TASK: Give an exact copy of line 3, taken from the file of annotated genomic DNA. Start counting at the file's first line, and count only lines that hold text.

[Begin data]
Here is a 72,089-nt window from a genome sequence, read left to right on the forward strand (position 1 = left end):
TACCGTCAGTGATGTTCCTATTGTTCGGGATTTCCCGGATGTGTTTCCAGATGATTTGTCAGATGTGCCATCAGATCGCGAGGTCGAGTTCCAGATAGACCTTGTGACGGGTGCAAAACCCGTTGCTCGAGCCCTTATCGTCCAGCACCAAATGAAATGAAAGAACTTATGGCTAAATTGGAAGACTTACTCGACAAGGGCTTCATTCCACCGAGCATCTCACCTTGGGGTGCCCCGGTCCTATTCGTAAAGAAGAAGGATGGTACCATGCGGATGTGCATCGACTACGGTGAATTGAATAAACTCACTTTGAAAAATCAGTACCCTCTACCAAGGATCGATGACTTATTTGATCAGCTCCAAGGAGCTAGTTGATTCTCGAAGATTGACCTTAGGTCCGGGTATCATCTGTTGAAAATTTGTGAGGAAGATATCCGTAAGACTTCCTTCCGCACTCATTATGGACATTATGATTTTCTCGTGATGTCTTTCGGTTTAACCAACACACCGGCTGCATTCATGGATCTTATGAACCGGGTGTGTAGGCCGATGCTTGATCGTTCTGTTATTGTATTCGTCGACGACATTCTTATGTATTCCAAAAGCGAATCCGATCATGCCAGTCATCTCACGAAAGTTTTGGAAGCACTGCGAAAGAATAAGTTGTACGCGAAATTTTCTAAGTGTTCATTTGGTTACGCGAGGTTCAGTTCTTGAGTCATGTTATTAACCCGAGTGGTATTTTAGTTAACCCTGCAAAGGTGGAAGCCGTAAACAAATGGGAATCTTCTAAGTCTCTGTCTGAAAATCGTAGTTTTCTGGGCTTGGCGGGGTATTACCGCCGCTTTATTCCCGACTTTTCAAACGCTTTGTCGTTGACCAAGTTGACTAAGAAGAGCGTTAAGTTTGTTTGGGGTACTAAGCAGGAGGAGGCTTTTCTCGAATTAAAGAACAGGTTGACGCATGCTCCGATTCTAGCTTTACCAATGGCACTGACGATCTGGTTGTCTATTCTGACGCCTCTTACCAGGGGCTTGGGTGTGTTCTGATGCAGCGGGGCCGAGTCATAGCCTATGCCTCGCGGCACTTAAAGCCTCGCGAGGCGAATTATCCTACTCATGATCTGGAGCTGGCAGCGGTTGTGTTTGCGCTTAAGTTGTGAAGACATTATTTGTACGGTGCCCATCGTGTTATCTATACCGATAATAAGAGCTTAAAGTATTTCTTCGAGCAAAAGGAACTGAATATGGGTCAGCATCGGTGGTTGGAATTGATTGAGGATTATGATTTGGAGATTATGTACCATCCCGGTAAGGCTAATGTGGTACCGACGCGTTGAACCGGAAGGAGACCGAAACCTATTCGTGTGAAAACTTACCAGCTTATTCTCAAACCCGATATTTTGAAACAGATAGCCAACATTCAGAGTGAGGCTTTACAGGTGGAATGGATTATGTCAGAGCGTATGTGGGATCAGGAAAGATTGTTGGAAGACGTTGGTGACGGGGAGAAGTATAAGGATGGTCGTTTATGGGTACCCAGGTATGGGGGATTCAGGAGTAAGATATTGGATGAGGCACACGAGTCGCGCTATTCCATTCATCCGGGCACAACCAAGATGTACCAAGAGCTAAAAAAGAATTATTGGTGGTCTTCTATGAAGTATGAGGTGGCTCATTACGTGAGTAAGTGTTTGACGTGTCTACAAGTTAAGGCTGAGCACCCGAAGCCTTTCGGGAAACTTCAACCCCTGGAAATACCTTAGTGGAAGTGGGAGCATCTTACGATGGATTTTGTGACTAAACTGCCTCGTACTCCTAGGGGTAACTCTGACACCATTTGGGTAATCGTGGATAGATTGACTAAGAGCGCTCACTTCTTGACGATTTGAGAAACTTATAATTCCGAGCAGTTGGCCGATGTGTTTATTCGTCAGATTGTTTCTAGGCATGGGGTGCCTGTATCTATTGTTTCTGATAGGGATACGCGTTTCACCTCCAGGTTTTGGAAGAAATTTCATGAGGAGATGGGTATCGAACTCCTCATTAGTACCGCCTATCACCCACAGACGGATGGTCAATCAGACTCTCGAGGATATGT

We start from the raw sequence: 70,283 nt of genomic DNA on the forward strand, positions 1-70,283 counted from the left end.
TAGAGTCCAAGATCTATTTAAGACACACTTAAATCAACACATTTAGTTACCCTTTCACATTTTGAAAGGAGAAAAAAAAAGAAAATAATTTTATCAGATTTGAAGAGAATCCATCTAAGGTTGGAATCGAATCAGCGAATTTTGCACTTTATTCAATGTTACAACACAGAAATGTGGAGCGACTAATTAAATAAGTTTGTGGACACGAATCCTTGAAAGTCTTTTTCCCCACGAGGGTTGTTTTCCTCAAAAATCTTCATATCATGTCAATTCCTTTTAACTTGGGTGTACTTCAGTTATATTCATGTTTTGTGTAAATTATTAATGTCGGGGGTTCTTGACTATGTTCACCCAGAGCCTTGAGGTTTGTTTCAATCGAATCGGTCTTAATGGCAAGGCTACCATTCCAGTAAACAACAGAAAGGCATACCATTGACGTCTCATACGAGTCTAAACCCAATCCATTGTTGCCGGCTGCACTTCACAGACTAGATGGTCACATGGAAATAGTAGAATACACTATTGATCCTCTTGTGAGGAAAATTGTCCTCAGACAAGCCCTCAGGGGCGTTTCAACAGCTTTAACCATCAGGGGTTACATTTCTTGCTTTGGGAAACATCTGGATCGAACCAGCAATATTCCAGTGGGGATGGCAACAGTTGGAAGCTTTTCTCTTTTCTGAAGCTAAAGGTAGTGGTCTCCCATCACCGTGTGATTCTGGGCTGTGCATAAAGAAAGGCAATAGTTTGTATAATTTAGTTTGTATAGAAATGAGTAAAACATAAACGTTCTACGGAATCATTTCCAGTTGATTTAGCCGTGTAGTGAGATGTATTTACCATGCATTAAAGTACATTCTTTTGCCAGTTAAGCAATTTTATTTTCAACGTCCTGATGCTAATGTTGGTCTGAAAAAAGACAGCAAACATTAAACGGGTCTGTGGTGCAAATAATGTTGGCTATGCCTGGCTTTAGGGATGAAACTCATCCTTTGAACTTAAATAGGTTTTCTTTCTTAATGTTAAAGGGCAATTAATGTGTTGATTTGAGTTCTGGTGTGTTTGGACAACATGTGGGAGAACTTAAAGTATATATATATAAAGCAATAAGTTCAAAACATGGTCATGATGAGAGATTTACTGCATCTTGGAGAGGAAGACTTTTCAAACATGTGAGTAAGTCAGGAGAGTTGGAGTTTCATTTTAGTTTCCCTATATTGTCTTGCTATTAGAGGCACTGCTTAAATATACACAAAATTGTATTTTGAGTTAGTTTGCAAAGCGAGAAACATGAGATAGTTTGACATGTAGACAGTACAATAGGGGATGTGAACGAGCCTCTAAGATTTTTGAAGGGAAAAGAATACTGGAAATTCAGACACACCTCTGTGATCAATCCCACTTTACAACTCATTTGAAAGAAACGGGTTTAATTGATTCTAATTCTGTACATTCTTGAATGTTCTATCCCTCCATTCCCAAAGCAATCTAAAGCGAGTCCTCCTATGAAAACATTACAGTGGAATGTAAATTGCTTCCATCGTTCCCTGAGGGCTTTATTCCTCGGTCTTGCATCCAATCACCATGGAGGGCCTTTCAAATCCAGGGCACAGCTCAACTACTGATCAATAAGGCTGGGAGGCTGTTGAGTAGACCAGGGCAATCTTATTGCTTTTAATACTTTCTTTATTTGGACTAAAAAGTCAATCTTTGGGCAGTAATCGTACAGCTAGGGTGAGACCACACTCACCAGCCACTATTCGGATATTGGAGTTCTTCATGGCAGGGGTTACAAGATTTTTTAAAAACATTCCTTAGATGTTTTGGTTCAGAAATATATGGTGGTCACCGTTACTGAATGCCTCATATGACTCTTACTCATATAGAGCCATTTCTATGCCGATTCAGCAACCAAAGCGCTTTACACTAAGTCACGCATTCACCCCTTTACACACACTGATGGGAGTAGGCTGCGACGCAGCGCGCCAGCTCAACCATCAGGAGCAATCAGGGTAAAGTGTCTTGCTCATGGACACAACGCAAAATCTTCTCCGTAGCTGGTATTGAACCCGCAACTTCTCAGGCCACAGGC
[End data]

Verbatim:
We start from the raw sequence: 70,283 nt of genomic DNA on the forward strand, positions 1-70,283 counted from the left end.